On March 23, 1994, Wayne Gretzky became the leader in one of the most hallowed records in North American sports. In the iconic Los Angeles Great Western Forum, playing against the Vancouver Canucks, Gretzky buried his 802nd career goal. With that score, The Great One had eclipsed Gordie Howe, also known as “Mr. Hockey,” to become the greatest goal scorer in the history of the sport.
At the time, it seemed as though Gretzky’s record took its rightful place among other untouchable sports milestones. Especially considering number 99 was far from done in 1994 and added another 92 career lamp-lighters for good measure. When Gretzky finally hung up his skates before the turn of the millennium, it seemed inconceivable any skater could pot 895 goals.
But a transcendent player from Moscow would debut in the NHL in October 2005 and challenge the claim that Gretzky’s goal record was unobtainable. His name was Alex Ovechkin. And, along with rival Sidney Crosby, the league could not have asked for two better players to usher in a new era of NHL hockey.
In his first year with the Washington Capitals, “The Great Eight,” as he came to be known, showed an incredible combination of power and finesse. With the referees calling more hooks and interference penalties, the ice opened up across the league. And Ovechkin was one of the main beneficiaries.
As a 20-year-old listed at 6’2” and 215 pounds, he was far from intimidated by NHL defenders. Ovechkin ripped home 52 goals and racked up 54 assists in 81 games. Even in his first year, he settled in just fine on the power play, potting 21 scores on the man advantage.
He quickly became one of the most feared goal-scorers in the league. On the power play, he was lethal. While Gretzky had his “office,” behind the opponent’s net, Ovechkin had his corner office on the left face-off dot. Ovechkin calling for the puck in a shooting position formed into a goaltender’s worst nightmare.
His rocket off a shot, myriad of offensive moves and nifty stick-handling ability have proved too much for the NHL. Through his first 15 seasons, he has led the league in goals nine times, even-strength goals on five occasions, and power-play goals in six instances.
Along with his insane success rate at putting the puck past netminders, two aspects have helped Ovechkin creep into Gretzky territory.
He took to heart the hockey adage that it is never a bad play to get the puck on net. In 11 of his first 13 seasons, Ovechkin was first in shots on goal. The proclivity for firing the puck on net at a ridiculous rate is right out of number 99’s playbook.
Also, Ovechkin has a shot at Gretzky’s record because of his surreal durability. He has never missed more than 10 games in a season and has avoided suffering a career altering injury. While luck is always linked with health, Ovechkin’s work ethic and frame makes him seem, at times, indestructible.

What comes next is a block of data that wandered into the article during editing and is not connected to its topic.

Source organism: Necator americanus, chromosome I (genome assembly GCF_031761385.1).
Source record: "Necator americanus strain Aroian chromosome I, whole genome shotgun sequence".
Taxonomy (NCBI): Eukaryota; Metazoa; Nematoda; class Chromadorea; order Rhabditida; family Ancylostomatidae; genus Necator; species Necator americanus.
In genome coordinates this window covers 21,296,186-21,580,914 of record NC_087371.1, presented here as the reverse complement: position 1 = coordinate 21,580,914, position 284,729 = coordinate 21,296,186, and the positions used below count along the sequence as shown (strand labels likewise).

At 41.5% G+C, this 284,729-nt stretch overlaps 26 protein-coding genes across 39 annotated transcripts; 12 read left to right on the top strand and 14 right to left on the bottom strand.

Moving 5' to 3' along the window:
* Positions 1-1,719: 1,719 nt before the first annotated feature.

So, as of March 25, Ovechkin has 720 goals. At age 35, he currently sits in sixth place on the all-time goal scoring list and 174 scores away from tying Gretzky. Even playing through three stunted seasons — the 2012-13 lock-out and COVID-19 the last two seasons — Ovechkin averages 45 goals a campaign.
So far, through 27 games this season, he has scored 14 goals. With 25 games remaining, conservatively, he should put up approximately 10 more scores. Then he will need roughly 164 goals to tie Gretzky.
Ovechkin has not shown signs of slowing down. From 2013-2020, he finished at least tied for the lead in goals seven times.
So, even if he dips his production and settles into consistently scoring 35 goals instead of 45 until he turns 40, he will be in sight of the record. So, the two big questions remain to see if the NHL will have a new goal-scoring king.
How will Ovechkin’s skillset adapt as he enters his late 30s? If his ability to finish starts to dramatically dip, Gretzky will stay at number one. But if Ovechkin stays right around his average production, even a notch below, he will surpass Gretzky before retiring. Unless, of course, he walks away with a lot left in the tank. Which leads to question number two.
How long does Ovechkin want to play? If the answer is only a couple of more seasons, then it will be nearly impossible for him to accumulate the needed amount to surpass Gretzky. But, if he wants to compete until his 40s, then he will become the greatest goal scorer the sport has ever seen.
While no one will ever get close to touching Gretzky’s record of 2,857 points, Ovechkin has a chance to carve his name into the annals of NHL history. Objectively, it seems unlikely that Ovechkin’s goal scoring ability is about to fall off a cliff. If The Great Eight chooses to play long enough, he will surpass The Great One in career goals.